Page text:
Metro Parks levy on November ballot
SUMMIT COUNTY — Akron area residents have supported the area’s park district with a property tax since 1928. Now Metro Parks, Serving Summit County officials hope voters will come through once again and approve the district’s levy in the Nov. 5 General Election.
The levy (which had not been assigned an issue number by presstime) is a renewal of the 1.46-mill levy passed by voters in 2006. It is estimated to collect $15.8 million annually and would cost property owners about $45 per $100,000 of valuation.
“It’s not a new tax and it’s not an increase,” district spokesman Nate Eppink said.
The levy period is for seven years, Eppink said. Park district commissioners opted to go on the ballot a year early, so if the levy is approved it will replace the last year of the previous levy, which was approved for an eight-year period.
The money raised through the levy provides the Metro Parks with funding to operate and maintain its 14 park sites and 125 miles of trails, Eppink said. In 2012, the district reported it had expenditures totaling $16.5 million.
The park district does get some additional funding in the form of grants and donations, but Eppink called those “incidentals.”
“We have been very successful, particularly in the last few years, in getting additional monies from foundations and other government funds and even had some property donated to us as well, but those are never things you can count on,” Eppink said. “This levy funds the day-to-day maintenance of the Metro Parks. It funds everything we do and everything we offer.”
The district has 131 permanent employees, both full and part time. There are also seasonal employees in the summer and fall. Eppink added there are more than 500 active volunteers who assist in various ways.
Eppink said the district is in good financial shape, especially after some self-imposed belt tightening in 2012.
“Across the board … we cut each department’s budget by 8 percent,” he said. “It was not mandated by anything other than wanting to take a look at expenses. For this year, many departments have held to that level, so we have been able to be even better stewards of the funds entrusted to us.”
No employees lost their jobs, but when a vacancy did occur, park district officials took a look at the position when deciding whether or not to fill it, Eppink said.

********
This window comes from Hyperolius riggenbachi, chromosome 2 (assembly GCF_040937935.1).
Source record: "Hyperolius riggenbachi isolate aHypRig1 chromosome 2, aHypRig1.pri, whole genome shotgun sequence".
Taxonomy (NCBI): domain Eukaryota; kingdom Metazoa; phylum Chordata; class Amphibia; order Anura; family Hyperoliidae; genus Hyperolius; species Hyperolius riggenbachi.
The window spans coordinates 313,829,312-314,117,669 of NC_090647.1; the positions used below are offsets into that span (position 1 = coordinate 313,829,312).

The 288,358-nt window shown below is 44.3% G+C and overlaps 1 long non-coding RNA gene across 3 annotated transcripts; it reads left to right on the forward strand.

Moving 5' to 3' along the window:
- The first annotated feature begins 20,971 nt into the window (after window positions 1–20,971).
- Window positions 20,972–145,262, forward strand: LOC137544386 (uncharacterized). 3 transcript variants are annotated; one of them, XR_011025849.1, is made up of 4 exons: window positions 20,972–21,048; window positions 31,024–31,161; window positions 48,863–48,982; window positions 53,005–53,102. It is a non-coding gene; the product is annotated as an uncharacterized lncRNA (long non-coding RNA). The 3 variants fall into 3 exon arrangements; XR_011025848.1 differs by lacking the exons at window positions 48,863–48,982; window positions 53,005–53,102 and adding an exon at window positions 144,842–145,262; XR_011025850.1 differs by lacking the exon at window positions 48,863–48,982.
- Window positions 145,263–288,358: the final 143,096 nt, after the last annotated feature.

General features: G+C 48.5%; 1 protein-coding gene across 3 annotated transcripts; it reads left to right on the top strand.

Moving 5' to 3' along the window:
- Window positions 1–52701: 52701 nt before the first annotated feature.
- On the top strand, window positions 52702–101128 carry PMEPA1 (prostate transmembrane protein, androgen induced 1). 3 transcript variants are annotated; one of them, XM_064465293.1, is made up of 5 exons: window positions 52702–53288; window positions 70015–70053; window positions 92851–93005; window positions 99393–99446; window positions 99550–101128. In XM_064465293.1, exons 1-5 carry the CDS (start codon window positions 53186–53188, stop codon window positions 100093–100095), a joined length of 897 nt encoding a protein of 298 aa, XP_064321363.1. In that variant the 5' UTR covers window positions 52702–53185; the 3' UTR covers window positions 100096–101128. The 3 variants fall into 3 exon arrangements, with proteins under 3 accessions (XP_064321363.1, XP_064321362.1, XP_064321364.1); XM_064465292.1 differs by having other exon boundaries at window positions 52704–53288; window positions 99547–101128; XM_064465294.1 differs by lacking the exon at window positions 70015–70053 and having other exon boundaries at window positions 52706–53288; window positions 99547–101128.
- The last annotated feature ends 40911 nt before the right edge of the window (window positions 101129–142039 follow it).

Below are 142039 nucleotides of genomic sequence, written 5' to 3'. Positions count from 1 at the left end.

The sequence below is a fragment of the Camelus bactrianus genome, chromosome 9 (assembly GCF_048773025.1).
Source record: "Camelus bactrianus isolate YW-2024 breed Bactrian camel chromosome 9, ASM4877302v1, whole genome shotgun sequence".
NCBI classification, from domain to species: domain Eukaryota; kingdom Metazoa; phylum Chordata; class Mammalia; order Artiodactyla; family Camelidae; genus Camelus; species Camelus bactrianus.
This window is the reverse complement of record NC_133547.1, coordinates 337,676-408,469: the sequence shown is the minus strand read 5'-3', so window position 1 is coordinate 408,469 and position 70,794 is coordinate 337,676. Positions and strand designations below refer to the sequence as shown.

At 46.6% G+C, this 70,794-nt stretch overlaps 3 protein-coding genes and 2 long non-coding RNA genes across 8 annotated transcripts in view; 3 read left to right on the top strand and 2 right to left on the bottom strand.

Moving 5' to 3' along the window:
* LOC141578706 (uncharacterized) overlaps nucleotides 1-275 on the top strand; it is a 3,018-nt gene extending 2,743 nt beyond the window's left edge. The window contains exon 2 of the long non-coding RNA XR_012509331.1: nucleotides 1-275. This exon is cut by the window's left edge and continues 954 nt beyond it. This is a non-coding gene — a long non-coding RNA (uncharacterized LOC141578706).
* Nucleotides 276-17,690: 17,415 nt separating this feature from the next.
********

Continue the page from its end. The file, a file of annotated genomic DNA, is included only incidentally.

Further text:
The district has tried to up its efficiency by using existing park maintenance crews and equipment to take on some of its newer park sites. For example, Eppink said the crew from Goodyear Heights Metro Park oversees Springfield Bog Metro Park. When the new Wood Hollow Metro Park opens in Hudson in 2014, workers from Liberty Park in Twinsburg will take on its maintenance.
Since the levy was last renewed, Eppink said the Metro Parks have been busy and fulfilled its campaign promises from the last election. Chief among those was working with partners to complete the Ohio & Erie Canal Towpath Trail and the renovation of the Visitors Center at the F.A. Seiberling Nature Realm in West Akron. Also completed was an extension of the jogging trail in Sand Run Metro Park in West Akron and restoration of the Civil War-era Harter Barn at Silver Creek Metro Park in Norton.
Projects in the future for the district include the building of a visitors center at Liberty Park, for which Eppink said ground could be broken this year. The district also is about to undertake a project to address 4 miles of the Towpath Trail with a new application of crushed limestone.
He added that most Metro Parks activities are free of charge, and there are more than 40 events taking place in a given month.
Political action committee Citizens for Metro Parks is promoting the levy, using proceeds from the annual STOMP bike ride to fund the campaign, Eppink said.
Should voters reject the levy renewal, Eppink said the park district would return to the ballot, since it still has a year before the current levy expires.
For more information, go to www.vote4metroparks.com.
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